Day 1 :
Chang Gung University, Taiwan
Keynote: Roles of polyvalency of glycotopes in the mechanism of protein-glycan interactions, one of the most potential directions for the transforming glycosciences
Time : 09:30-10:10
Albert M Wu has obtained his PhD degree from the New York Medical College and had his Postdoctoral training at E.A. Kabat’s Lab for Quantitative Immunochemistry, Columbia University Medical Center, New York. He has worked as a Faculty at Texas A&M University in 1982; then as Full Professor at Chang-Gung University since 1989 and as Emeritus Professor after 2011. He has published over 120 glycoprotein and polyvalent glycotopes related papers. He is the Chief Editor for three volumes of Molecular Immunology of Complex Carbohydrates. His major interests are in Glycan purification and characterization; recognition factors of glycans and combining sites of lectins and antibodies. He has received many Outstanding Research Awards from government agents in Taiwan and U.S.A.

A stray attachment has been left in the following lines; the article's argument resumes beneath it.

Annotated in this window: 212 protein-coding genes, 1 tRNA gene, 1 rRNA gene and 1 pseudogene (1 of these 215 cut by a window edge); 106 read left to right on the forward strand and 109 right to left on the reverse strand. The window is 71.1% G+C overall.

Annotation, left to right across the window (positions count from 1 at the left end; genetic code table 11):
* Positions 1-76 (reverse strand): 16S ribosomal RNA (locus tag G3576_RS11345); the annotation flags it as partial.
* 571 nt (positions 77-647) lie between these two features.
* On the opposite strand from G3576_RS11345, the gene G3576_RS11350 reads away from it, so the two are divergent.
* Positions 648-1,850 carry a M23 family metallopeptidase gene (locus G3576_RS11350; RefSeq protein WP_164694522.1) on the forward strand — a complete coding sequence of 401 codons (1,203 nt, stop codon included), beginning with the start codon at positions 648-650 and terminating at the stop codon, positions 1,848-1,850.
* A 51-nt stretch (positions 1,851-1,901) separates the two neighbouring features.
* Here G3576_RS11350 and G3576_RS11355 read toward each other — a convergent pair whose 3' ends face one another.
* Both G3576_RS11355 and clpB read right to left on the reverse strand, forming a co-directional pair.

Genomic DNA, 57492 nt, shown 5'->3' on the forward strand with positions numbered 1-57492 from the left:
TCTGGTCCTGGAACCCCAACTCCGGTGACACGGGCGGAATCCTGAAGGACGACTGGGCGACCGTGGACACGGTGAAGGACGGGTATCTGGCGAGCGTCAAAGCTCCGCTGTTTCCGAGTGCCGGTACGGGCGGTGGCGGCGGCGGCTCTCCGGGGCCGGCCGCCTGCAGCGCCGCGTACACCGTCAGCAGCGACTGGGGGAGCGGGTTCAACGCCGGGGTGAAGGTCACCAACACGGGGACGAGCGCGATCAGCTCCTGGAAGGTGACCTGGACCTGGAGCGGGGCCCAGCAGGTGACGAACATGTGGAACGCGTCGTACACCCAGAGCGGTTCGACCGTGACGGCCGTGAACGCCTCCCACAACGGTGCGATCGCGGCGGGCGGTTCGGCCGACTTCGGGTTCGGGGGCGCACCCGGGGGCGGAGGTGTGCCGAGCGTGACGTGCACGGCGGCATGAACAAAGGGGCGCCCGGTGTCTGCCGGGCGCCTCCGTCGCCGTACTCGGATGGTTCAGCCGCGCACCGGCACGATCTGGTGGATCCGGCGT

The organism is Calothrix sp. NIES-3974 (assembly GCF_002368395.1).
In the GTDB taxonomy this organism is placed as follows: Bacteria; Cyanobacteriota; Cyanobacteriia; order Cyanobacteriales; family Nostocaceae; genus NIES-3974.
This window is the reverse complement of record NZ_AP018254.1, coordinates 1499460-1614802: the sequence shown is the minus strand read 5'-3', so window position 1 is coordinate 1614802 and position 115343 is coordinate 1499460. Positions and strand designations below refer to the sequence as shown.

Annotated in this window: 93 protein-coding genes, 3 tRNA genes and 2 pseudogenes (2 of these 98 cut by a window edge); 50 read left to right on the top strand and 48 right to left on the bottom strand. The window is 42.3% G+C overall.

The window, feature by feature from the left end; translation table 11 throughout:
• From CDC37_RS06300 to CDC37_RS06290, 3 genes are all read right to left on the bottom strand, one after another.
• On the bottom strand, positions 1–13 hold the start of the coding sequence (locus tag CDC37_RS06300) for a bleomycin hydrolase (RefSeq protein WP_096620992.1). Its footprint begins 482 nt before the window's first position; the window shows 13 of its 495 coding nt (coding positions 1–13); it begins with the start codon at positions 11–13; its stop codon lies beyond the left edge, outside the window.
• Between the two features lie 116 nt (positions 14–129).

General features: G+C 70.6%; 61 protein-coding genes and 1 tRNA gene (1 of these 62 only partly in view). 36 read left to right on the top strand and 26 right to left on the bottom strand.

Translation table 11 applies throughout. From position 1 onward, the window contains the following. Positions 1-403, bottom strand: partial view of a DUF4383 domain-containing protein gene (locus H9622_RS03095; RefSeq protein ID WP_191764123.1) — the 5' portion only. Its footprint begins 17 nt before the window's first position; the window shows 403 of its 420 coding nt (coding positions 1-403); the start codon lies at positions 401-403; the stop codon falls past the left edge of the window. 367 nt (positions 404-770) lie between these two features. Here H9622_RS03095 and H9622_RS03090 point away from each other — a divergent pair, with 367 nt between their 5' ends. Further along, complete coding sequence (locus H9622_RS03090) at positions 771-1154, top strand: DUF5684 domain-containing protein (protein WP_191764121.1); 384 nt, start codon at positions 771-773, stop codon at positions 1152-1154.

Lectins are Glycan Binding Proteins (GBP). On cell surfaces, they mediate cell-cell interactions by combining with complementary carbohydrates on opposing cells. They play a key role in the control of various normal and pathological processes in living organisms, such as fertilization, embryogenesis, cell migration, organ formation, immune defense and microbial infection. Improper function of cell recognition may cause disease. The hallmark of lectins is the ability to bind carbohydrates specially and reversibly. To provide a more valid and satisfactory depiction of the carbohydrate specificity, RFs (Recognition Factors) of lectins in order to elucidate their functional roles and to optimize their biomedical applications, the following RFs have to be defined (1) Sub-monosaccharide RFs (epimers and anomers of monosaccharides); (2) Monosaccharide specificity (Gal, GalNAc, GlcNAc, Man, LFuc and Sialic acid from mammalian glycans); (3) Expression of a lectin reactivity’s toward structural units by decreasing order; (4) the most active ligand; (5) simple multivalent or cluster forms of carbohydrate structural units; (6) complex polyvalent structural units and/or glycotopes as well as their resulting conformational features present in macromolecules. These RFs can be divided into two forms for different functions- the mono- forms are the weak RFs and provide mainly essential and basic structures for lectin identification and classification, while their polyvalent forms and resulting conformation features play a critical role in recognition intensities. The roles of polyvalency of glycotopes in the Mechanism of Protein-Glycan interactions should be one of the most advanced achievements in the field of Glycoimmunology since 1980.